Effectiveness of COVID-19 Treatments on Patients with Cancer
During the global COVID-19 pandemic, the scientific community is racing to develop vaccine candidates, evaluate new drugs, and study existing drugs for repurposing. There is a particular need to find ways to treat COVID-19 in cancer patients, for whom the virus can have particularly severe consequences.
A large observational study published recently in Cancer Discovery looked at the association of COVID-19 treatments with 30-day all-cause mortality, as well as sociodemographic factors associated with treatment. The study was conducted by the COVID-19 and Cancer Consortium (CCC19). The grassroots consortium of more than 120 cancer centers, including the Herbert Irving Comprehensive Cancer Center (HICCC) at NewYork-Presbyterian/Columbia, and other organizations was formed to collect data as rapidly as possible on cancer patients who have been diagnosed with COVID-19.
The study, “Utilization of COVID-19 treatments and clinical outcomes among patients with cancer: A COVID-19 and Cancer Consortium (CCC19) cohort study,” confirmed that cancer patients who were infected with COVID-19 died at a significantly higher rate (16%) than the general population (2–7%). This is three times the global average and higher than the 13% reported in a study published in Lancet in May 2020.
Overall, the CCC19 study found no statistically significant benefit from treatment with hydroxychloroquine or high-dose systemic corticosteroids, either alone or in combination. However, the study did find an increased death rate in cancer patients treated with hydroxychloroquine in combination with any other drug (usually azithromycin).
The only treatment that showed any benefit was the antiviral drug remdesivir. Though remdesivir showed a reduced death rate compared with untreated controls, the difference was not statistically significant.
Jessica Hawley, MD, assistant professor of medicine at Columbia’s Vagelos College of Physicians and Surgeons and a member of the Genitourinary (GU) Group in the Division of Hematology and Oncology, represents the HICCC in the consortium. “In treating cancer,” says Dr. Hawley, “oncologists adhere to the gold standard of using data from randomized, controlled trials. During the urgency of a global pandemic, however, observational studies—when conducted and analyzed well—can offer valid answers to clinical questions in the absence of clinical trials. Findings from the observational studies inform the selection of treatments on which to conduct clinical trials.”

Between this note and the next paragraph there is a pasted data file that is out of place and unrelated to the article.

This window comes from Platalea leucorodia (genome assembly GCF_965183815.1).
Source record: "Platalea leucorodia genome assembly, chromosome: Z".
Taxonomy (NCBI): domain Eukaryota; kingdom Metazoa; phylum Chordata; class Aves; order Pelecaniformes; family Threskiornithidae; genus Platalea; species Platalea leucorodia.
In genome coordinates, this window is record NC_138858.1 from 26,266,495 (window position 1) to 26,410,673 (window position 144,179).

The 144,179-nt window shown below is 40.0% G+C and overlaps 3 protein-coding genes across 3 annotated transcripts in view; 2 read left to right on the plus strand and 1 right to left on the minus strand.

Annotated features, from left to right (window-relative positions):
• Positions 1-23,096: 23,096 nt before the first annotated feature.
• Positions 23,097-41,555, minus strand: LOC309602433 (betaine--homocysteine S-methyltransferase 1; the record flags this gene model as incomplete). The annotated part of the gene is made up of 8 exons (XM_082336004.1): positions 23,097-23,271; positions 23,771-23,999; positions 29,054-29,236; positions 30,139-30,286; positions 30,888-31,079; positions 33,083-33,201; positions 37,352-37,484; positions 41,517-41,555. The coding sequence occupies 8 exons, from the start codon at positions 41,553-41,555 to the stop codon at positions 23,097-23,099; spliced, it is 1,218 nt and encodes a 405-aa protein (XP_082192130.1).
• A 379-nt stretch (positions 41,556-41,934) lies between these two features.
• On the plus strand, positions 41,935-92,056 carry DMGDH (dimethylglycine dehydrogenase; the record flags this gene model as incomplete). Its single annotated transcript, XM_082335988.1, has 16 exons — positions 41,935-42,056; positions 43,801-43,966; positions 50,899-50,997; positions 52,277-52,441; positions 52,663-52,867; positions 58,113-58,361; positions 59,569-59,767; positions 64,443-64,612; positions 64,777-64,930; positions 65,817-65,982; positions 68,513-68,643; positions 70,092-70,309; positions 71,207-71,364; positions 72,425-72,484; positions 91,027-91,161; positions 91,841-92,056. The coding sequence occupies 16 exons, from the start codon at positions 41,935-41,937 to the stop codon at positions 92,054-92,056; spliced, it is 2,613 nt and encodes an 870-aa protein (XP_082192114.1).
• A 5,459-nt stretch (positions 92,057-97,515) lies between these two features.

The study looked at 2,186 adults with invasive cancer and laboratory-confirmed COVID-19 infection; 40% of them received some form of COVID-19 treatment. The median age of the patients was 67; 49% were male, 51% were non-Hispanic white, and 46% lived in the Northeast US. In addition, 51% of the patients were in remission from cancer; 28% had cancer that was stable or responding to treatment; and 11% had actively progressing cancer.
The COVID-19 treatments studied were hydroxychloroquine, azithromycin, remdesivir, high-dose corticosteroids, tocilizumab, and other therapies, both alone and in combination. Treatments received by the study population were administered almost entirely outside of clinical trials. The exception was remdesivir; 69% of patients receiving remdesivir did so as part of a clinical trial. Though some patients may have received other treatments prior to receiving remdesivir, while enrolled in a clinical trial, they received only remdesivir.
The study examined sociodemographic factors associated with receiving any COVID-19 treatment, a combination of hydroxychloroquine and azithromycin, or remdesivir. Black patients were found to be half as likely as white patients to receive remdesivir, which is less easily available and more expensive. (Patients living in the Western US were more likely to receive remdesivir, which may reflect the fact that the West was affected by the pandemic later, when physicians had more experience treating COVID and early results of the remdesivir trial had been released.)
Gary Schwartz, MD, is deputy director of the HICCC and division chief of hematology/oncology in the Department of Medicine at Columbia University Irving Medical Center. What he finds most striking about the study is how it underlines the racial disparities in access to potentially effective treatments.
“It is our responsibility,” says Dr. Schwartz, “to increase the access of underserved populations both to clinical trials and to effective drugs. In particular, it is critical that the Black population be involved in clinical trials for a COVID-19 vaccine.”
The HICCC is a Minority and Underserved designated site for the National Cancer Institute’s Community Oncology Research Program (NCORP). Says Schwartz, who is one of the HICCC’s principal investigators for NCORP, “the Cancer Discovery paper reinforces the need for us to improve the access of vulnerable populations in the CUIMC/NYP neighborhood to clinical trials.”